“Can you hand me my camera?” my wife says.
If the Smartphone is a phone first, it’s definitely a camera second.
I use my Camera+ app more than anything else on my iPhone. If I’m not taking pictures, I’m reviewing the images already captures in the Lightbox.
A Smartphone’s camera is a huge selling point for me. So much so that I’m willing to abandon the iPhone for a Smartphone with a sharper camera. I just haven’t heard of one yet.
If Apple is going to retain mobile marketshare, it really needs to keep improving the quality of its phone’s camera resolution.
The world communicates in pictures. Pictures are the new status posts, although video is also rapidly emerging. Cameras need to keep pace with us, not the other way around.
Growing up the pencil was always used for math and the pen for just about everything else. The reasoning was simple: you were more likely to make a mistake. Sometimes we took tests without calculators, completely smearing the scrap paper.
Pencils also required sharpening. Students would go up to the front of the class and shave their pencil as if they were giving it a haircut. Some kids made the end tips knife sharp, others left the pencil head a bit rounder.
The pen relieved much of the pain that came from scrawling with pencil. The pen’s tip was smoother and made writing rhythmic. When we ran out of ink, we simply found a replacement pen.
Then came the computer. Why go through the trouble of writing something down that will need to be reproduced on the computer? Nevertheless, students still vacillated between handwriting and typing. Some people thought better with pen and paper.
But then came the touch screen mobile and tablet, obviating the need for penmanship. Instant mobile communications replaced handwriting and grammar. “You’re” is now “ur” and it’s always lowercase, even at the beginning of a sentence.
Handwriting will go extinct in about a decade unless the pen goes digital. Word on the street is that Apple is creating a stylus, recreating the handwriting experience on a digital screen.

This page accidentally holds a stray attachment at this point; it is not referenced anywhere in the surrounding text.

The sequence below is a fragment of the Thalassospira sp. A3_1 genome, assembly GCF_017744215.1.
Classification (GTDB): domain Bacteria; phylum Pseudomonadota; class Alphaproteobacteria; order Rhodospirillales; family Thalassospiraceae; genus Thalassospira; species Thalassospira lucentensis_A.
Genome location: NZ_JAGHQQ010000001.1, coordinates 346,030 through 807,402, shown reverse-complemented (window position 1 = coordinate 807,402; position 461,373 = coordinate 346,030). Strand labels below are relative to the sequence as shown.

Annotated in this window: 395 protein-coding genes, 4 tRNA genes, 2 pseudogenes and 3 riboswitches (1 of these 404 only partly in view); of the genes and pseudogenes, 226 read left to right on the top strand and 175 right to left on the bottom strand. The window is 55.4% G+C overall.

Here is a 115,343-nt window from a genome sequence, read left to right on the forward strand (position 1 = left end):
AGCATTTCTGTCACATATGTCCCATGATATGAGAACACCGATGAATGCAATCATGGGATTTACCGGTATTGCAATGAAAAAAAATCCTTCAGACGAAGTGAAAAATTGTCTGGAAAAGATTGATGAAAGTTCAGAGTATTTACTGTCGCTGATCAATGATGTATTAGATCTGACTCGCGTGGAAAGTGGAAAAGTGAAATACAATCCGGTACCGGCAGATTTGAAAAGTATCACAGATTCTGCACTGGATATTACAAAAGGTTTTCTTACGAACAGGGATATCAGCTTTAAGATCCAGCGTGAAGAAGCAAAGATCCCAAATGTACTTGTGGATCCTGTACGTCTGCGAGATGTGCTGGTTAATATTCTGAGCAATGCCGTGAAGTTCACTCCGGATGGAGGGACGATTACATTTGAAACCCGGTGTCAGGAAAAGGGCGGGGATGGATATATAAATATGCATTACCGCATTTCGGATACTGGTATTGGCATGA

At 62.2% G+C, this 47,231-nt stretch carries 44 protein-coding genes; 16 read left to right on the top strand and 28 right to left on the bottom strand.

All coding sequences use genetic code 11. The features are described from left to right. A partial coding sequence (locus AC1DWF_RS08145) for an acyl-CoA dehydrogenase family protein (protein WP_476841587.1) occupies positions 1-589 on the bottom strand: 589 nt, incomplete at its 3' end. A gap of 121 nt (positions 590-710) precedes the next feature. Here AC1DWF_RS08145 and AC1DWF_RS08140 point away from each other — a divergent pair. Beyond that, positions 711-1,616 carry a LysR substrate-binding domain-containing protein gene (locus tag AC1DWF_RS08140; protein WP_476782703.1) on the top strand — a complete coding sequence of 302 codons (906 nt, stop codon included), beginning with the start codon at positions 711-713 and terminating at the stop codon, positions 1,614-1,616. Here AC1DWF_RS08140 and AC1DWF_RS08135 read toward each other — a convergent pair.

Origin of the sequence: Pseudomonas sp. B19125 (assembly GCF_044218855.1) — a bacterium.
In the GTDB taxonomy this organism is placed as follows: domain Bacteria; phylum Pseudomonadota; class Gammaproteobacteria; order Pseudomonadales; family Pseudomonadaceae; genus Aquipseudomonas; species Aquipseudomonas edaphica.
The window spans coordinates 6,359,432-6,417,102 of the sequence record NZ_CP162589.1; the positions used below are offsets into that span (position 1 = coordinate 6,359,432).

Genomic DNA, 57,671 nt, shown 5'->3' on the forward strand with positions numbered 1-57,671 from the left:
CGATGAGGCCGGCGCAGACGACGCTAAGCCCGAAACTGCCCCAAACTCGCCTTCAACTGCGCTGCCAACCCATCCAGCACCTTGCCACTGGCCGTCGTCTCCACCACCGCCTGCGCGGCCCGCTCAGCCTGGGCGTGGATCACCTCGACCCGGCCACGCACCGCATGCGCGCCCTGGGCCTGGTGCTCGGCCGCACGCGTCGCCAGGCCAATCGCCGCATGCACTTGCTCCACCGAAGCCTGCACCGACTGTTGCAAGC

Taking notes with existing stylus models is currently a challenge. Our digital writing bleeds because can’t keep our wrist and pen on the page at the same time.
From pencil, pen, Internet-less keyboard, to the hyper connected keyboard of mobile, to the potential reemergence of utensil writing with the digital stylus, writing has been fragmented. And don’t think that’s the end of it. With Siri, you may not have to write anything at all. #dictation
The Facebook app store is a logical next step to organize the hundreds of apps that plug in to Facebook.
In order to access the apps like a Spotify or a Pinterest though you have to have to first download those iOS apps through the iTunes app store.
The strategy here must be stickiness and more sharing and awareness for Facebook apps, kind of like what the Washington Post social reader has done.
Facebook wants to become your operating system. Unfortunately Facebook rises on top of mobile phone operating systems iOS, Android, and Windows. It doesn't own the hardware nor the software, the starting user platform.
This is why Facebook will build its own phone and mobile software.
I don't see the day I'll login to Facebook just to use Instagram, Spotify, or any other entertainment apps. Those apps live by themselves and share my experiences to Facebook. I may use Facebook to view that content however.
Until Facebook creates its own phone and operating system, apps within it are simply an app within an app on an iOS or Android platform. It needs a native environment with app exclusivity.
Instagram for Android took a lot of heat yesterday from iPhone users.
One person said she felt like a senior amongst overexcited freshmen. Blogs made side by side comparisons of the iPhone and Samsung Galaxy. The consensus was always the iPhone is way sharper and the Galaxy sub-par.
People forget how bad the iPhone camera was when it first came out. One of the main reasons I first used Instagram was to augment crappy photo quality.
Since then Instagram has exploded to a huge community of 30 million users and the iPhone camera pixelation is 10x sharper.
The iPhone camera and Instagram app is just going to get better and better, as will the Galaxy camera. Soon enough Instagram will double its user base and the iPhone users will be happy to get new followers.
Instagram is really the first app that felt exclusive and special. I really thought Apple may make it part of its native app ecosystem like Twitter.
It was only a month ago at SXSW that Kevin Systrom denied talking about Instagram on the Android. My gut tells me it'll hit 60 million users in 3 months, and that's playing it safe.
It wants to be an entertainment platform, where people can come and consume. And getting there means getting on every platform, in every country.
The Instagram rollout is both ambitious and risky. It could double its user base in a couple weeks with an Android release. Yet it holds back letting the anticipation do the marketing.
Instagram doesn't want users to see it as a photo sharing service, just like Twitter doesn't want people to think its a social network. Instagram wants to be the visual communications version of Twitter while scaling like Facebook.
How Instagram gets there in its deliberate slow pace leaves many doubting. Some people think that all Facebook has to do is develop its own filter based photo system and Instagram is dust.
But Instagram is about quality and workability. The UI is beautiful, the filters turn amateur into professional, and the platform doesn't break.
One thing is certain. I'm never using Flickr again.